OnGen was founded to help businesses tackle their carbon emissions through onsite renewables in a quick and accessible way. The largest problem of our generation is the climate crisis, which is why we have focussed our business on confronting this issue through renewable generation. However, our actions do not stop there; our team is committed to sustainability both in and outside of work.

Read further to find out how three of OnGen’s key employees have minimised their environmental footprints.

Emma – Account Manager

One of the ways Emma has focused on reducing her carbon emissions is through limiting car travel.

“It shocked me to find out that transport is the largest producer of carbon emissions in the UK, with a whopping 90% of the generated carbon emissions being created by road transport (UK Government). Short journeys have a large negative impact, as car emission reduction systems take a few minutes to activate, resulting in a burst of emissions during shorter journeys. Sometimes it is easy to pick the quickest option and drive from A to B but choosing to walk or cycle for smaller journeys can help reduce our carbon emissions while saving money.

I try to make environmentally conscious decisions to help limit my weekly road journeys. By living in Edinburgh, a beautiful and walkable city, I tend to look forward to my walks to work or into the centre as a chance to relax while listening to music or a podcast. Picking creative routes through green spaces or quiet streets help keep my walks interesting, as I notice something new on every journey and get to see some nature.

For longer journeys, I choose to use public transport or cycle when possible. The bus lanes in the city help make travelling by bus often quicker than driving and the journeys give me the opportunity to read a book or newspaper. Lothian Buses, the main bus company in Edinburgh, have high sustainability targets and operate zero-emission electric buses, making taking the bus an environmentally friendly option.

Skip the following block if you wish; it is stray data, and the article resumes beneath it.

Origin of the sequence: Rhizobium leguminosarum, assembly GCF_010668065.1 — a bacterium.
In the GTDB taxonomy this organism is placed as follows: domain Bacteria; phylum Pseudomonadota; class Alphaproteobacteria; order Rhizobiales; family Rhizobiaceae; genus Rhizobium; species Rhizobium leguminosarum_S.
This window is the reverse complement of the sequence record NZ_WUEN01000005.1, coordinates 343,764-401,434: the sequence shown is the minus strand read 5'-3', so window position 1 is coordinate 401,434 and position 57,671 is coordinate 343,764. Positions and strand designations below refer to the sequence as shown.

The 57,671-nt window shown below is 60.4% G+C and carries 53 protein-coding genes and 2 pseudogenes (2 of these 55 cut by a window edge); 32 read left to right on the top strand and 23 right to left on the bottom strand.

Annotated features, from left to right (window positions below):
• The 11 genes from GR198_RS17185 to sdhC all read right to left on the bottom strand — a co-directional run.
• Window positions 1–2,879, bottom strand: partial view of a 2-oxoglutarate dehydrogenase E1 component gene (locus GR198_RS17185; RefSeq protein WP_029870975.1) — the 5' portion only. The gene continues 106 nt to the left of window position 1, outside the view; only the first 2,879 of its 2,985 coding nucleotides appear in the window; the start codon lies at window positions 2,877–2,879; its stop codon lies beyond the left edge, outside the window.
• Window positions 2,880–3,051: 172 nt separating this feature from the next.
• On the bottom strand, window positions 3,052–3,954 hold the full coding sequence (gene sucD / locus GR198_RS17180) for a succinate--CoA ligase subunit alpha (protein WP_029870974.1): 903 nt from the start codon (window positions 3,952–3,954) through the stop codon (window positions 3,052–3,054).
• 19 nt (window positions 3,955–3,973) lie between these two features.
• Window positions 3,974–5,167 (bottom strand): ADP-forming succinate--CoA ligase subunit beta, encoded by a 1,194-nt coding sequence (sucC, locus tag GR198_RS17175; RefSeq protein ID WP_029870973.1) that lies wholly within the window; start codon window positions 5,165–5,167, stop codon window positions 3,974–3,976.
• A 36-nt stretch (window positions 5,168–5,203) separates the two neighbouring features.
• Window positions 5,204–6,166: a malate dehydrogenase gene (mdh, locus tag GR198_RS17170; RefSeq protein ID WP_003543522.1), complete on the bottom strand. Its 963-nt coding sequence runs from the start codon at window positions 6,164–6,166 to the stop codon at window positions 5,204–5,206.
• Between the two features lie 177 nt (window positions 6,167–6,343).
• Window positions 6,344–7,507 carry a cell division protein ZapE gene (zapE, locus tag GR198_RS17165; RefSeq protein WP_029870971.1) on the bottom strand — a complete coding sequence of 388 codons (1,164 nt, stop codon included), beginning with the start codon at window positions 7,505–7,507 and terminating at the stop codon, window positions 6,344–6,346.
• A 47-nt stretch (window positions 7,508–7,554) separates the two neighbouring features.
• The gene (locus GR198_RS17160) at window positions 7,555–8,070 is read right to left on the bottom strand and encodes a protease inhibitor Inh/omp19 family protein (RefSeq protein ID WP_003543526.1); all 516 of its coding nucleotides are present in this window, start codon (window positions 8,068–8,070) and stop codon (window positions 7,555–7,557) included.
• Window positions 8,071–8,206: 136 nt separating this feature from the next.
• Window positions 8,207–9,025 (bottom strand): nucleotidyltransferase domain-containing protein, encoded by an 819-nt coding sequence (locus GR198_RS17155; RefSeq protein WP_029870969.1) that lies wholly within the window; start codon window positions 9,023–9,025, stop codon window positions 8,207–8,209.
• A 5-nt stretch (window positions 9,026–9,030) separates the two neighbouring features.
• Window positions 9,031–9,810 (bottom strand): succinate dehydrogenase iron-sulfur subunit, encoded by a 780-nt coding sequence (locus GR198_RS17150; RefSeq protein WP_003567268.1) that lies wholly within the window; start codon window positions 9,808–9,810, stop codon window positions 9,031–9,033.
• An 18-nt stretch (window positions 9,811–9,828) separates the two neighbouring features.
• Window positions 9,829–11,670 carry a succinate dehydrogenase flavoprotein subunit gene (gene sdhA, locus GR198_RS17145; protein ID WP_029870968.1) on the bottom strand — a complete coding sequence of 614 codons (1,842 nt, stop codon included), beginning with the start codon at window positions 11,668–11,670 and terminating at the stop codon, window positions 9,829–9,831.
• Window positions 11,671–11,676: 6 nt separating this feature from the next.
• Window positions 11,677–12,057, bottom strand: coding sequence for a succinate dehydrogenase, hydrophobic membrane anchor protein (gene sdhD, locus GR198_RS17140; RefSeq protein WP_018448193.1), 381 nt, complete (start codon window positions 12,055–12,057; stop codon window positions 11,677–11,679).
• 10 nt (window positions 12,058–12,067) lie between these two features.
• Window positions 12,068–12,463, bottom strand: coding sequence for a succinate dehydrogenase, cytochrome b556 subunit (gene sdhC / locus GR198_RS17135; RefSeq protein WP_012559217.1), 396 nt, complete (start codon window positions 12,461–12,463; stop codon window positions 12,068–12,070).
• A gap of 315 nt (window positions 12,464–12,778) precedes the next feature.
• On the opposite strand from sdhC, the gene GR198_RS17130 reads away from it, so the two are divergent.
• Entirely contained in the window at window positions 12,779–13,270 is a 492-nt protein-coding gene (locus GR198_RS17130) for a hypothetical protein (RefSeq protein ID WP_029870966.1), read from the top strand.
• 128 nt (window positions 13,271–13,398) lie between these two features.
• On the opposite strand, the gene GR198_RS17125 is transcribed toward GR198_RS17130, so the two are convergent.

Although my favourite way to spend my weekends is hillwalking in the highlands, involving driving for 3 hours each way, I still try to limit the impact of my trips by carpooling with friends. Not only does the journey feel less wasted if split between 4-5 people, but it also allows for a more fun weekend than if I travelled by myself. However, as these journeys still add up to be a high volume of emissions over the year, I have chosen to go on some of my trips with a hillwalking club that offset their carbon emissions.

I know that these changes are more difficult out with the city and larger towns, but every car journey saved can help to make a big difference in reducing carbon emissions.”

Izzy – Senior Account Manager

Izzy has changed her diet, shopping habits and energy supplier to minimise her carbon emissions.

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“Lately I have been focused on minimising my physical waste from things like packaging. Plastic pollution is an immense issue: at least 8 million pieces of plastic are entering oceans every day causing ingestion by marine animals, which kills more than 1.1. million seabirds and animals each year. Zero-waste stores are a great way to minimise your plastic waste by refilling containers with goods like pasta and rice, which you may normally buy in plastic bags. You may think that you don’t have the right containers, but you’ll be surprised how many glass jars you can collect after a while of not throwing them out. Zero-waste stores also tend to stock containers if you don’t manage to bring your own. Many of them also contain reusable toiletries such as alternatives to cotton products and harmful shampoos. In Edinburgh, there are 3 great zero-waste stores that I frequent, all of which have lovely staff who can help if you don’t know how to get started – don’t be embarrassed if you don’t know how to refill an item; everyone has been there! By switching my shopping habits, I have nearly eliminated all non-recyclable waste from my food and health shopping habits.